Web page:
As the above cases illustrate, the same rules apply regardless of which party offers the unreliable evidence. Justice is frequently portrayed as blindfolded to symbolize impartiality, but we need not blindly admit absurd expert opinions. For these reasons, excluding unreliable and irrelevant evidence, rather than receiving it “for what it is worth” and then rejecting it or giving it no weight, serves several purposes.

In this case, in the view of the trial Judge, the expert report is so far beyond the realm of usefulness that admission is inappropriate and exclusion serves salutary purposes.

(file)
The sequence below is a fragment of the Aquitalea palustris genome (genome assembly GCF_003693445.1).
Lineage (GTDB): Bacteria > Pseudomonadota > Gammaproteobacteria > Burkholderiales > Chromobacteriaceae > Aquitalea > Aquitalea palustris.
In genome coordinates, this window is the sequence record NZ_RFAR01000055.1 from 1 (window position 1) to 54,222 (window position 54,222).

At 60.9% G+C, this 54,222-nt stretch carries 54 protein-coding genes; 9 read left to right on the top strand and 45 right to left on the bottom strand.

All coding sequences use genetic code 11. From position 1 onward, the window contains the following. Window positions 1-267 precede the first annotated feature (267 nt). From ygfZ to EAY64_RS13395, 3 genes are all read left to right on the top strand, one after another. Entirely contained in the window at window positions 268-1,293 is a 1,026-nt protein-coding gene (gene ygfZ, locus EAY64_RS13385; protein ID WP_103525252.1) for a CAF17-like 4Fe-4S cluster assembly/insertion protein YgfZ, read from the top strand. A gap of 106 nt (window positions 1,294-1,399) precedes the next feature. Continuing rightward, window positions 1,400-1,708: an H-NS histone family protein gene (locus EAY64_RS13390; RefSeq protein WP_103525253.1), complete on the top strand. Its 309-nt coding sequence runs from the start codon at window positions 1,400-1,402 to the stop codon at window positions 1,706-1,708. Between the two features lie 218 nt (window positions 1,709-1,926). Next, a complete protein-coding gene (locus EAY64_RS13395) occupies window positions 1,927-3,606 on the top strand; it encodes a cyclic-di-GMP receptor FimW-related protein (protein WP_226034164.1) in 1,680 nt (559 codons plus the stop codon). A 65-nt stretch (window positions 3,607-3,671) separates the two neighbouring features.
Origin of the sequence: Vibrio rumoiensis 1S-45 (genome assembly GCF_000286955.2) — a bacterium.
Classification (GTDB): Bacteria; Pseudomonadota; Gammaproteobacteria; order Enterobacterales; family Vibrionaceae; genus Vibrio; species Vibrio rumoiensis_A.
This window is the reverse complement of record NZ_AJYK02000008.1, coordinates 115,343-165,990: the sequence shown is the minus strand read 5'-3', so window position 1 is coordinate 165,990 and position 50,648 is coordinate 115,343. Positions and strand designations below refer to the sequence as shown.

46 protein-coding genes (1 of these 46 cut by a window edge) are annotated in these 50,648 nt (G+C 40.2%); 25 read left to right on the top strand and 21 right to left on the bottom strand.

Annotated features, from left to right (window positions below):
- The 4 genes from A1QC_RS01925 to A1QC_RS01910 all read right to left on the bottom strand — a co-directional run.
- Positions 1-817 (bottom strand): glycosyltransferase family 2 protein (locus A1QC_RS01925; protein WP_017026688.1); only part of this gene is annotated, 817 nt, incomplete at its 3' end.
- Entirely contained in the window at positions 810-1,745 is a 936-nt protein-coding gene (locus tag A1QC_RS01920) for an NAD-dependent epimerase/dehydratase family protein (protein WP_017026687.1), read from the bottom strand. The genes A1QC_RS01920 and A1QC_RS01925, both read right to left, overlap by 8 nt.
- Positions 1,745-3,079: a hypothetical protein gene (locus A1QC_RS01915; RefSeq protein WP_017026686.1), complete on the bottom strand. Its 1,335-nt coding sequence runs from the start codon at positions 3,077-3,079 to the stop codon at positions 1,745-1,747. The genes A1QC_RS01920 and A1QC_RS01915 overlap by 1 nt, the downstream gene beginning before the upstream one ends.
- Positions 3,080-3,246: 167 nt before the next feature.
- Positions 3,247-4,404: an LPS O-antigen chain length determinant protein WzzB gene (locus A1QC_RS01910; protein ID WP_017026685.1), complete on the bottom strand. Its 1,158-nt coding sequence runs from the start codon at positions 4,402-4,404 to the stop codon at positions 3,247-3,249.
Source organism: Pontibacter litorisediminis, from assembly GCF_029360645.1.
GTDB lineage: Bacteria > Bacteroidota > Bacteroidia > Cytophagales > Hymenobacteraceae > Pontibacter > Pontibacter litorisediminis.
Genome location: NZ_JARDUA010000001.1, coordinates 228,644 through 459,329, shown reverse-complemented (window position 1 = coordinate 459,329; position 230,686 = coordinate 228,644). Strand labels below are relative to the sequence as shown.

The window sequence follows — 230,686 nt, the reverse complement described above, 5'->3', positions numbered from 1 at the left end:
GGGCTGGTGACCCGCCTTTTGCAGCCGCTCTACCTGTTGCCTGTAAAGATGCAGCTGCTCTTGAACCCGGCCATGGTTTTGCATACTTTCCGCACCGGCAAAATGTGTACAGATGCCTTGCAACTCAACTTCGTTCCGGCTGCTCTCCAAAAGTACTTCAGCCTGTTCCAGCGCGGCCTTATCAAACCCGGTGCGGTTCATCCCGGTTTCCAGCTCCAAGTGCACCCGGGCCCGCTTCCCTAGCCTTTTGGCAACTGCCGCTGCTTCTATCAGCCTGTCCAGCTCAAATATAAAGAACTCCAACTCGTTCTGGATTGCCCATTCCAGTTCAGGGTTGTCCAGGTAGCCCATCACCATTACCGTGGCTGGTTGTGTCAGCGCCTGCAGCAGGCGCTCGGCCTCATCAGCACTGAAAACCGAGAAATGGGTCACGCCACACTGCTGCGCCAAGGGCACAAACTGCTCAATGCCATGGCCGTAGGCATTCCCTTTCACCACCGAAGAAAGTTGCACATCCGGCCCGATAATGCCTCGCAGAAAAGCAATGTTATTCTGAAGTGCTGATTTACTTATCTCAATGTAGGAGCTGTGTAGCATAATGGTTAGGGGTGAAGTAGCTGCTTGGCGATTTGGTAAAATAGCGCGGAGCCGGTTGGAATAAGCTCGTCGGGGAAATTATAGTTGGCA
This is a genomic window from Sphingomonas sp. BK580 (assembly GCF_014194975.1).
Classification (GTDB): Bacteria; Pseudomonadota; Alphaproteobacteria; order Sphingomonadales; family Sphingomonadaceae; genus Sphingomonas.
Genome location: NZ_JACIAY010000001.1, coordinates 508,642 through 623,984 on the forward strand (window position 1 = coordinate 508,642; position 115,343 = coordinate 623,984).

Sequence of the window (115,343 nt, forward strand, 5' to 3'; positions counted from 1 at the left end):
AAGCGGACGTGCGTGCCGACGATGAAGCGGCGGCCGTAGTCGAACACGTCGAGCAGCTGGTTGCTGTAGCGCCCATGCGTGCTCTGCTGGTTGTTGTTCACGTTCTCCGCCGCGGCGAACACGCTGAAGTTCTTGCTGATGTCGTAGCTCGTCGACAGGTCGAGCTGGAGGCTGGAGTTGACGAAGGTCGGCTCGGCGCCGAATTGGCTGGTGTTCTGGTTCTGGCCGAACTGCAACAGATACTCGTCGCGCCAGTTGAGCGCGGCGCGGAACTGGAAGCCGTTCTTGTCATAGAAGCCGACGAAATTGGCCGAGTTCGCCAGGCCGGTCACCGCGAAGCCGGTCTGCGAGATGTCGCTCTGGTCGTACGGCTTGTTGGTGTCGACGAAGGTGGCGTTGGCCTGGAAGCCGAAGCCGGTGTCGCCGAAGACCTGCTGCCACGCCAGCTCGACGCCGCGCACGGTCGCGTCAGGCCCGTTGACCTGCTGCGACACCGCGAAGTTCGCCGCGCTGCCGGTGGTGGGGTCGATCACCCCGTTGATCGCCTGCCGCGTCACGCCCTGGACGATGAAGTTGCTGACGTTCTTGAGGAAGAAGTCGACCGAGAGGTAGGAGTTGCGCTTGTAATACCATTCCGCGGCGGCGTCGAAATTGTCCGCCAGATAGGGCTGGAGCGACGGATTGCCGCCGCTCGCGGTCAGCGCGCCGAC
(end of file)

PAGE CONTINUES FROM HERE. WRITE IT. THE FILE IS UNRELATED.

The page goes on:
In support of the argument that the 174-unit condominium project assumed by the Integra report could not be physically placed on the subject property, respondent points out that the site plan for the proposal assumes 10 acres, whereas the subject property was only 8 acres, and the Integra experts ignored the effect of a preexisting 50-foot-wide utility easement for a gas pipeline across the property. As a result, respondent argues, at least 4 of the 29 hypothetical buildings, each containing 6 units, could not be constructed. Petitioner's only response is a bald and unpersuasive assertion that the project “will fit, it just won't fit as drawn” on the site plan.